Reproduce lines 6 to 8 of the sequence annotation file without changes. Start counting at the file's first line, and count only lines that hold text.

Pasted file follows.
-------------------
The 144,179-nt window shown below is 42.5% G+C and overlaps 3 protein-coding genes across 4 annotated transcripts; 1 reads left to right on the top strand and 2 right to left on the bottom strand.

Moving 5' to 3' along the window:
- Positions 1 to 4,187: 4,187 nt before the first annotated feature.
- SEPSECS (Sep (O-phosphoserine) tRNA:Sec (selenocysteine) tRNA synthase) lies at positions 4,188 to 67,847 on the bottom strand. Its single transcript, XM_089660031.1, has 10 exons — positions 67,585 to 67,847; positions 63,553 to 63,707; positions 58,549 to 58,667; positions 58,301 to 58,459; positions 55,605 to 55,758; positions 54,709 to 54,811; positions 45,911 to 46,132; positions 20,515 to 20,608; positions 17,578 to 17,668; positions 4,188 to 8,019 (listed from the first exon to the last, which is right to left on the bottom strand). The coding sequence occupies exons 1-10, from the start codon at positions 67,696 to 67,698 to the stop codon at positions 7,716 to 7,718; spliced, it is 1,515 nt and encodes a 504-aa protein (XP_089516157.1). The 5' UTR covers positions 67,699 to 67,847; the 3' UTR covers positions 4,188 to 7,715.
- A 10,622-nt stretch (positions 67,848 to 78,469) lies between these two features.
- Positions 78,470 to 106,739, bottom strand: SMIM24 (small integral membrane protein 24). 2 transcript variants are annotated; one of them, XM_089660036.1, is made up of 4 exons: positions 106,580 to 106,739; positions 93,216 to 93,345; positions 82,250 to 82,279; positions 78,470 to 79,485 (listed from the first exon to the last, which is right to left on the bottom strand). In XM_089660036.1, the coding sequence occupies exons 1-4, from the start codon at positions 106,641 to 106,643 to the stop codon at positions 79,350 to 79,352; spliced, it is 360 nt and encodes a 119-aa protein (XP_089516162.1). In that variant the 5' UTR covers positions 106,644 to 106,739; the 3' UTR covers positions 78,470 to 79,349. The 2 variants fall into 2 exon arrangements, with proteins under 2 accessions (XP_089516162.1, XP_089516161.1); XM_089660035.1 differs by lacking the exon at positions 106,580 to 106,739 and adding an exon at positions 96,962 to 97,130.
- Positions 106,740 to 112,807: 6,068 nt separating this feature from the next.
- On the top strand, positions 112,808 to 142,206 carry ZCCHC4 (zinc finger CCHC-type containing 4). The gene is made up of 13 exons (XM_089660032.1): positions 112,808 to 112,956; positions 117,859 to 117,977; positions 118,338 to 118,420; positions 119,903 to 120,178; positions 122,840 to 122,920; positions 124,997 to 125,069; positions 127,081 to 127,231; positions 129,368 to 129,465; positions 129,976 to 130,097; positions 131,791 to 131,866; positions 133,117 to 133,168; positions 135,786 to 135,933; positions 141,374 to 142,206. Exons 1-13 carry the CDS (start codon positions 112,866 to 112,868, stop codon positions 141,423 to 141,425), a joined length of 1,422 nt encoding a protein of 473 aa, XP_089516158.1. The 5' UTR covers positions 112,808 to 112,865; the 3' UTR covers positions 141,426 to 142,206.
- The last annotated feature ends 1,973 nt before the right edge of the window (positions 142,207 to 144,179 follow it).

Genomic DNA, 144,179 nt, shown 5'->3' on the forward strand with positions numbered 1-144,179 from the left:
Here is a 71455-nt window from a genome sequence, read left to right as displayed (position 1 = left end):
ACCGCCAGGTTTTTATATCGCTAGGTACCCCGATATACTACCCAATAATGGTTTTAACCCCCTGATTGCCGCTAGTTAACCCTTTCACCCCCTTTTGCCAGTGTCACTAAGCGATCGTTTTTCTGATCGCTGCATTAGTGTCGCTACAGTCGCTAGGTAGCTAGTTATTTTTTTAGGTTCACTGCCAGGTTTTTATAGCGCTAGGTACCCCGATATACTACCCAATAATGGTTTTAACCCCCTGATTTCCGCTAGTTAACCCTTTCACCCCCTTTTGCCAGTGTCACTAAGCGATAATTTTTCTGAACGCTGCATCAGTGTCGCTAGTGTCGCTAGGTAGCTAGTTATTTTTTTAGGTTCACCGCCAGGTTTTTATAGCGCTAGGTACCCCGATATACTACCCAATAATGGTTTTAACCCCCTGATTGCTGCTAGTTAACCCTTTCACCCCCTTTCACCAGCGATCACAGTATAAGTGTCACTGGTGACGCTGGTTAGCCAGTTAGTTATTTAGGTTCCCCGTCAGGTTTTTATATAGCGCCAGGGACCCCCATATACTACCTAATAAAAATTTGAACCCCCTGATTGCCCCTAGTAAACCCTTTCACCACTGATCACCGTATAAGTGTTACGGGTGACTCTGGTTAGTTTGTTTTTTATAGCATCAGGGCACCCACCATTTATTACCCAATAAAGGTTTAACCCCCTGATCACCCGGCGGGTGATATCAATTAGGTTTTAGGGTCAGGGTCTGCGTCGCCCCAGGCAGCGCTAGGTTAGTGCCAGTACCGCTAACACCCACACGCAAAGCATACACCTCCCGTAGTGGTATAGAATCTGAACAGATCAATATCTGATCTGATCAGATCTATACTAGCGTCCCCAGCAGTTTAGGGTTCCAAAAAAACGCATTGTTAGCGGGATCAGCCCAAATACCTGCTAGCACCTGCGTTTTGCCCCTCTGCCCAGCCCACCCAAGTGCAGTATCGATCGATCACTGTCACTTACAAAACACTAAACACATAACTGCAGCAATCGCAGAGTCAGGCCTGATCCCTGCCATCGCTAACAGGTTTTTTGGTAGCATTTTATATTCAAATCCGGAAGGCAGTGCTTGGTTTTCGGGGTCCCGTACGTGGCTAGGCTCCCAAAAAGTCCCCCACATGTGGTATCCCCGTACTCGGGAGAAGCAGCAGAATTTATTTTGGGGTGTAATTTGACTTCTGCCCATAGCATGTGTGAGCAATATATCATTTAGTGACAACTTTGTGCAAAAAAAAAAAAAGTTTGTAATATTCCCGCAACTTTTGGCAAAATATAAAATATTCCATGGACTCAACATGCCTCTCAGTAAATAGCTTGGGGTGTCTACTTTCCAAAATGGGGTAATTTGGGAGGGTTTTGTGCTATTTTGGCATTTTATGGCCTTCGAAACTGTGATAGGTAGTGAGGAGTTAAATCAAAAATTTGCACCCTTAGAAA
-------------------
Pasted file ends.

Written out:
- Positions 78,470 to 106,739, bottom strand: SMIM24 (small integral membrane protein 24). 2 transcript variants are annotated; one of them, XM_089660036.1, is made up of 4 exons: positions 106,580 to 106,739; positions 93,216 to 93,345; positions 82,250 to 82,279; positions 78,470 to 79,485 (listed from the first exon to the last, which is right to left on the bottom strand). In XM_089660036.1, the coding sequence occupies exons 1-4, from the start codon at positions 106,641 to 106,643 to the stop codon at positions 79,350 to 79,352; spliced, it is 360 nt and encodes a 119-aa protein (XP_089516162.1). In that variant the 5' UTR covers positions 106,644 to 106,739; the 3' UTR covers positions 78,470 to 79,349. The 2 variants fall into 2 exon arrangements, with proteins under 2 accessions (XP_089516162.1, XP_089516161.1); XM_089660035.1 differs by lacking the exon at positions 106,580 to 106,739 and adding an exon at positions 96,962 to 97,130.
- Positions 106,740 to 112,807: 6,068 nt separating this feature from the next.
- On the top strand, positions 112,808 to 142,206 carry ZCCHC4 (zinc finger CCHC-type containing 4). The gene is made up of 13 exons (XM_089660032.1): positions 112,808 to 112,956; positions 117,859 to 117,977; positions 118,338 to 118,420; positions 119,903 to 120,178; positions 122,840 to 122,920; positions 124,997 to 125,069; positions 127,081 to 127,231; positions 129,368 to 129,465; positions 129,976 to 130,097; positions 131,791 to 131,866; positions 133,117 to 133,168; positions 135,786 to 135,933; positions 141,374 to 142,206. Exons 1-13 carry the CDS (start codon positions 112,866 to 112,868, stop codon positions 141,423 to 141,425), a joined length of 1,422 nt encoding a protein of 473 aa, XP_089516158.1. The 5' UTR covers positions 112,808 to 112,865; the 3' UTR covers positions 141,426 to 142,206.